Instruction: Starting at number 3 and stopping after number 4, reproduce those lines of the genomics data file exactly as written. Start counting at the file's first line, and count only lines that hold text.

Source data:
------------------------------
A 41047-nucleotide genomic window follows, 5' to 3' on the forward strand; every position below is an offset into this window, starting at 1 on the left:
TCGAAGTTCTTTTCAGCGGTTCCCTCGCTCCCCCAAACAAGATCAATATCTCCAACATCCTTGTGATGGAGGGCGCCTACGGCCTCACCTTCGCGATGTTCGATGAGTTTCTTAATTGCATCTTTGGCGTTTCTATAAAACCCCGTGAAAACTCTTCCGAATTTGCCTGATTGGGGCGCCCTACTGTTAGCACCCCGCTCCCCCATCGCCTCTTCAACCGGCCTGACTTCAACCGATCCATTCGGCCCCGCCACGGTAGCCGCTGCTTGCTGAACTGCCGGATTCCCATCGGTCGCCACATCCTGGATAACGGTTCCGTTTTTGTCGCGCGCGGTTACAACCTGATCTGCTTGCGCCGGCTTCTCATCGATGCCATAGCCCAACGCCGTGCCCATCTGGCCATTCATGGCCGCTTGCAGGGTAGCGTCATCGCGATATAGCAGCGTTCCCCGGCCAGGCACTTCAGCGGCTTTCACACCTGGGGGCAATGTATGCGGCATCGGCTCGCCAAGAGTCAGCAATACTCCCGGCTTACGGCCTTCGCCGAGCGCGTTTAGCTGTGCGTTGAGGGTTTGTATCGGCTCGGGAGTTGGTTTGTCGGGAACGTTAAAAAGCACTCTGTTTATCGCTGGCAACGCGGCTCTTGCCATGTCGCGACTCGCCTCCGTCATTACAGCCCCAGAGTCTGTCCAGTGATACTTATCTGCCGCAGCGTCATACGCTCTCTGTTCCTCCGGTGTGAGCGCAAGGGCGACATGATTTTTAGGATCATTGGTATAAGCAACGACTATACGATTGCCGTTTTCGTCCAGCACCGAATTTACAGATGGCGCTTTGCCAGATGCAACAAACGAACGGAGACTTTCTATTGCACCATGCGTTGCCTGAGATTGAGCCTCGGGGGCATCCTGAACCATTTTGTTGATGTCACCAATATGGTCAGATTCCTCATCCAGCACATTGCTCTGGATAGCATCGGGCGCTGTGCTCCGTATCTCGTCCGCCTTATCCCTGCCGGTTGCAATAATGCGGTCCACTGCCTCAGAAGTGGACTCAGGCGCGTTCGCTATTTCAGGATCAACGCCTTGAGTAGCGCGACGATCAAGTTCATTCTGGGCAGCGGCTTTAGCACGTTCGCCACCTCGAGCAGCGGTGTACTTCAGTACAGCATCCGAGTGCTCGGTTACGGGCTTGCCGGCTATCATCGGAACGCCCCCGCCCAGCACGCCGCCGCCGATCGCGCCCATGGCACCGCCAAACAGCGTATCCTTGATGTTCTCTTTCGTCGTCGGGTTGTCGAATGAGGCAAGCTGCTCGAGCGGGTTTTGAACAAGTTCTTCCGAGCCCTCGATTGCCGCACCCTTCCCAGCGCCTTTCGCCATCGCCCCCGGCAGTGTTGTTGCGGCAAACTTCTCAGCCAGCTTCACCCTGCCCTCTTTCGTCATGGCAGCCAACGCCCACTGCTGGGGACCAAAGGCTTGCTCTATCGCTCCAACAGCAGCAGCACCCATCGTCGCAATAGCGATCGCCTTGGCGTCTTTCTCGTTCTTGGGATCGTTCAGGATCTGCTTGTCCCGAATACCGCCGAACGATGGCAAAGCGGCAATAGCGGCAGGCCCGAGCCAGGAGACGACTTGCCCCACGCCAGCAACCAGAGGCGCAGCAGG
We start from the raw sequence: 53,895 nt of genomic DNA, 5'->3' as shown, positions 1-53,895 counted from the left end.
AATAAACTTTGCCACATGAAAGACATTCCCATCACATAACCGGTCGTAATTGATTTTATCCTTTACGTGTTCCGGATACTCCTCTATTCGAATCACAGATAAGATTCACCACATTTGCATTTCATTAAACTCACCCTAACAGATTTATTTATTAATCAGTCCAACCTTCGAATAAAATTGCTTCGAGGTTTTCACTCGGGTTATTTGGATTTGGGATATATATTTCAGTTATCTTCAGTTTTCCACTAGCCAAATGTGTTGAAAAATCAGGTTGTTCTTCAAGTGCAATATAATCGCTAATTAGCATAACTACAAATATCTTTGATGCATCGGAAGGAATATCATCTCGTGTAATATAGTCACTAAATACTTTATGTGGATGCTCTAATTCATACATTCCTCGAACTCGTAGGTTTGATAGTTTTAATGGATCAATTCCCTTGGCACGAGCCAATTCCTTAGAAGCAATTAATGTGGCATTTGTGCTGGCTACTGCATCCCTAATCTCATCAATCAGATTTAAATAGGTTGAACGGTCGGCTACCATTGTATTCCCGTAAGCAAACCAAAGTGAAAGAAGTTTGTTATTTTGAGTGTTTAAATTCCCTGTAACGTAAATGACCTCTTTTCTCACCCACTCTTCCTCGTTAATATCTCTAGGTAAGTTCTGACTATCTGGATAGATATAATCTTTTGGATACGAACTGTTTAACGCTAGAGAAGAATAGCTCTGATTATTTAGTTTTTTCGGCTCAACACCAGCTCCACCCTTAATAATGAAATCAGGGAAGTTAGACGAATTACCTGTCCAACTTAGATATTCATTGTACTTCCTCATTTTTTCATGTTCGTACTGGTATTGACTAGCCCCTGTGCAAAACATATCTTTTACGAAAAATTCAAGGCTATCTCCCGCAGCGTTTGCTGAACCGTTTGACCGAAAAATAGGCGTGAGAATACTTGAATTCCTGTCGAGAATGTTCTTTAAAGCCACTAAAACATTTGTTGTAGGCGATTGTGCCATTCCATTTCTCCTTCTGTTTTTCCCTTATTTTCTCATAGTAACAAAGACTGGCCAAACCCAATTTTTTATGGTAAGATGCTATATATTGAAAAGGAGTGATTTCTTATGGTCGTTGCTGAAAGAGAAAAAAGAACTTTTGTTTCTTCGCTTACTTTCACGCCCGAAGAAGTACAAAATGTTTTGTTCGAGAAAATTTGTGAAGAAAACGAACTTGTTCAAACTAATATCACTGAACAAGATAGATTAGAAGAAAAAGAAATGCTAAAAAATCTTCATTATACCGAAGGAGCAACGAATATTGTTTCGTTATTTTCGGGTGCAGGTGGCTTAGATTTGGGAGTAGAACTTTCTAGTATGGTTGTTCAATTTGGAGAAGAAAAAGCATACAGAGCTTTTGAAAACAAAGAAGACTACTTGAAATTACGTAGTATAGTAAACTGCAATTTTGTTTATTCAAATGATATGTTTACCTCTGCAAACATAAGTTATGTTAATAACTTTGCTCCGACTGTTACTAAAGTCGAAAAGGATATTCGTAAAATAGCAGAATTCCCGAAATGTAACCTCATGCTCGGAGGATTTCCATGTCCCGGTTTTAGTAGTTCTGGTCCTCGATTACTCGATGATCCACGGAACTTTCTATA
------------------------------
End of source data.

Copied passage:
We start from the raw sequence: 53,895 nt of genomic DNA, 5'->3' as shown, positions 1-53,895 counted from the left end.
AATAAACTTTGCCACATGAAAGACATTCCCATCACATAACCGGTCGTAATTGATTTTATCCTTTACGTGTTCCGGATACTCCTCTATTCGAATCACAGATAAGATTCACCACATTTGCATTTCATTAAACTCACCCTAACAGATTTATTTATTAATCAGTCCAACCTTCGAATAAAATTGCTTCGAGGTTTTCACTCGGGTTATTTGGATTTGGGATATATATTTCAGTTATCTTCAGTTTTCCACTAGCCAAATGTGTTGAAAAATCAGGTTGTTCTTCAAGTGCAATATAATCGCTAATTAGCATAACTACAAATATCTTTGATGCATCGGAAGGAATATCATCTCGTGTAATATAGTCACTAAATACTTTATGTGGATGCTCTAATTCATACATTCCTCGAACTCGTAGGTTTGATAGTTTTAATGGATCAATTCCCTTGGCACGAGCCAATTCCTTAGAAGCAATTAATGTGGCATTTGTGCTGGCTACTGCATCCCTAATCTCATCAATCAGATTTAAATAGGTTGAACGGTCGGCTACCATTGTATTCCCGTAAGCAAACCAAAGTGAAAGAAGTTTGTTATTTTGAGTGTTTAAATTCCCTGTAACGTAAATGACCTCTTTTCTCACCCACTCTTCCTCGTTAATATCTCTAGGTAAGTTCTGACTATCTGGATAGATATAATCTTTTGGATACGAACTGTTTAACGCTAGAGAAGAATAGCTCTGATTATTTAGTTTTTTCGGCTCAACACCAGCTCCACCCTTAATAATGAAATCAGGGAAGTTAGACGAATTACCTGTCCAACTTAGATATTCATTGTACTTCCTCATTTTTTCATGTTCGTACTGGTATTGACTAGCCCCTGTGCAAAACATATCTTTTACGAAAAATTCAAGGCTATCTCCCGCAGCGTTTGCTGAACCGTTTGACCGAAAAATAGGCGTGAGAATACTTGAATTCCTGTCGAGAATGTTCTTTAAAGCCACTAAAACATTTGTTGTAGGCGATTGTGCCATTCCATTTCTCCTTCTGTTTTTCCCTTATTTTCTCATAGTAACAAAGACTGGCCAAACCCAATTTTTTATGGTAAGATGCTATATATTGAAAAGGAGTGATTTCTTATGGTCGTTGCTGAAAGAGAAAAAAGAACTTTTGTTTCTTCGCTTACTTTCACGCCCGAAGAAGTACAAAATGTTTTGTTCGAGAAAATTTGTGAAGAAAACGAACTTGTTCAAACTAATATCACTGAACAAGATAGATTAGAAGAAAAAGAAATGCTAAAAAATCTTCATTATACCGAAGGAGCAACGAATATTGTTTCGTTATTTTCGGGTGCAGGTGGCTTAGATTTGGGAGTAGAACTTTCTAGTATGGTTGTTCAATTTGGAGAAGAAAAAGCATACAGAGCTTTTGAAAACAAAGAAGACTACTTGAAATTACGTAGTATAGTAAACTGCAATTTTGTTTATTCAAATGATATGTTTACCTCTGCAAACATAAGTTATGTTAATAACTTTGCTCCGACTGTTACTAAAGTCGAAAAGGATATTCGTAAAATAGCAGAATTCCCGAAATGTAACCTCATGCTCGGAGGATTTCCATGTCCCGGTTTTAGTAGTTCTGGTCCTCGATTACTCGATGATCCACGGAACTTTCTATA